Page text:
Oil prices have been sinking for months, and the huge losses on the Chinese stock exchange Monday, triggered by global sell-offs and the devaluation of the yuan, led to further concerns Chinese demand for oil was slowing and production needed to be capped.
Iran’s Oil Minister, Bijan Zanganeh, said on Sunday that holding an emergency OPEC meeting may be “effective” in stabilising the oil price, Iran’s oil ministry news agency Shana reported. Oil producers such as BP Plc and Royal Dutch Shell Plc have expressed interest in developing Iran’s reserves, the world’s fourth-biggest, when sanctions are removed following last month’s nuclear agreement with world powers.
Zanganeh told a group of reporters in Iran’s capital of Tehran that Iran endorsed having an emergency meeting of OPEC.
The country’s annual production is estimated to be about 2.8 million barrels per day (bpd).
As oil prices sank Monday to a six-year low, with Brent crude oil falling almost 6 percent to less than $45 per barrel, economists, financial analysts and Saudi Arabian businessmen said it was time for OPEC to reduce production to stabilize the price of oil.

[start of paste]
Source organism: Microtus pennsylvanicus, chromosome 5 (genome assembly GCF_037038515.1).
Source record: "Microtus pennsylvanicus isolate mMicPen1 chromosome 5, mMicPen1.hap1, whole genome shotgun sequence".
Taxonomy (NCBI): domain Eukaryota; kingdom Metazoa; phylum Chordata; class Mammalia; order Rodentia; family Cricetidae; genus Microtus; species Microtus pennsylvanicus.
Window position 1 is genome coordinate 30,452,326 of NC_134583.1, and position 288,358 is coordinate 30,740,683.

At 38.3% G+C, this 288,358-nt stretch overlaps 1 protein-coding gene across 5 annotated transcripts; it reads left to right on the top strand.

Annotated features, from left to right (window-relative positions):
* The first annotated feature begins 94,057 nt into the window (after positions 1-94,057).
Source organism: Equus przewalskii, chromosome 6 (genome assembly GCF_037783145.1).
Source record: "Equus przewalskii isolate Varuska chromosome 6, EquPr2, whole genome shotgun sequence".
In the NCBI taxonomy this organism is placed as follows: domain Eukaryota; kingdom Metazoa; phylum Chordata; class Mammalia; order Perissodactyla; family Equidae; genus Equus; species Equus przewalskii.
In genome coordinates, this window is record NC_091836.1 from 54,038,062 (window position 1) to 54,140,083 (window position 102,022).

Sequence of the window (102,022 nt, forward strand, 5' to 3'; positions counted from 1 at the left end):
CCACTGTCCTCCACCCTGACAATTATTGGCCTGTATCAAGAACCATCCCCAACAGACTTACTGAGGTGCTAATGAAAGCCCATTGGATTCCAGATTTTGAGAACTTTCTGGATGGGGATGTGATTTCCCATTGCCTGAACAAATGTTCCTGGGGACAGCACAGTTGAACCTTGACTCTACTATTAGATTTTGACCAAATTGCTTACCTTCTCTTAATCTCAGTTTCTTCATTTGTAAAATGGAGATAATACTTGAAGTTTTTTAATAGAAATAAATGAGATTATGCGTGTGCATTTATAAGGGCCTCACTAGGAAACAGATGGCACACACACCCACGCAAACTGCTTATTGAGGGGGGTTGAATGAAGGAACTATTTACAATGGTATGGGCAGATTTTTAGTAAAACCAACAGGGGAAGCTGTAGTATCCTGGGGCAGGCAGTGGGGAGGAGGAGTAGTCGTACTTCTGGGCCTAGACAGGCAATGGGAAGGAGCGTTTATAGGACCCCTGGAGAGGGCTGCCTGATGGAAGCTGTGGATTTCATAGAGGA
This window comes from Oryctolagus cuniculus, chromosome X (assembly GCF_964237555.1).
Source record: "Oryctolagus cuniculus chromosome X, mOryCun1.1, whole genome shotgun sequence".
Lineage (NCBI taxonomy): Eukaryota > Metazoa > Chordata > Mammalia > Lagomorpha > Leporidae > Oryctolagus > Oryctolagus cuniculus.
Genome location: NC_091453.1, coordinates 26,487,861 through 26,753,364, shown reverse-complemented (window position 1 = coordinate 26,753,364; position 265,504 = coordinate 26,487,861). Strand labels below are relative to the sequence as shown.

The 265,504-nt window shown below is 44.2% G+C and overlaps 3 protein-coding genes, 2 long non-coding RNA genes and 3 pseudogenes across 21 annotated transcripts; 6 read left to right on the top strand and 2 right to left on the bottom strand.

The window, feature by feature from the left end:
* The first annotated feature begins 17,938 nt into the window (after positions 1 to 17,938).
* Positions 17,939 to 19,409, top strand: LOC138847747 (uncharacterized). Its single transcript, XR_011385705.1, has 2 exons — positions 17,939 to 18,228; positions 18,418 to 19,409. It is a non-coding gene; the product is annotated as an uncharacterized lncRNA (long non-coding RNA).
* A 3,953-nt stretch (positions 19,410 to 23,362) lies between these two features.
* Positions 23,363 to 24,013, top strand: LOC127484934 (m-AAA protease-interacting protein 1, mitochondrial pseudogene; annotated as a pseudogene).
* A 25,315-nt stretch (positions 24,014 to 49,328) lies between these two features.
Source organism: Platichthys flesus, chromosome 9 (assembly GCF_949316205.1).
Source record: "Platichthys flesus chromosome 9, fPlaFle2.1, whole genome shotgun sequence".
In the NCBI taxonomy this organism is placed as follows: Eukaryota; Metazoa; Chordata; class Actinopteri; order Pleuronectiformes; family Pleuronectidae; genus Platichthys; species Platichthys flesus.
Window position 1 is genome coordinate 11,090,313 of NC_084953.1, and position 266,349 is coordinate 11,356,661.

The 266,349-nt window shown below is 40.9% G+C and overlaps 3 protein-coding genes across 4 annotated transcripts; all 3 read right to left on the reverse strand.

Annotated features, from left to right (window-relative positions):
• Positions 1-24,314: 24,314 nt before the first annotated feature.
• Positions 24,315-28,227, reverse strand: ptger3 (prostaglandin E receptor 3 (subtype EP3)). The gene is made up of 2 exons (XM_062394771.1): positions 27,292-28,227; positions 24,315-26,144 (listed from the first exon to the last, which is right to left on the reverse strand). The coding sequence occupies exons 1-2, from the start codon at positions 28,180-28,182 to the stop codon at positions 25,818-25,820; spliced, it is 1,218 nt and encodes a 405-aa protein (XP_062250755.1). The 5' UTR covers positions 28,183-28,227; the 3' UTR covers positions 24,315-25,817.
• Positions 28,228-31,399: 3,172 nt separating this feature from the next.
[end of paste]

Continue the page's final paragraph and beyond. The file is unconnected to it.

Algeria said earlier this month that the Organisation of Petroleum Exporting Countries could hold an emergency meeting to discuss the drop in oil prices but other OPEC delegates said no meeting was planned.
OPEC is pumping at near record levels, even amid a global glut of crude.
Ole Sloth Hansen, Head of Commodity Strategy, Saxo Bank said Iran has made it very clear that when sanctions are lifted they want to reclaim the market share that has been lost to other Opec members since 2012. Iran pumped 2.85 million barrels a day in July, down from 3.6 million at the end of 2011, data compiled by Bloomberg show.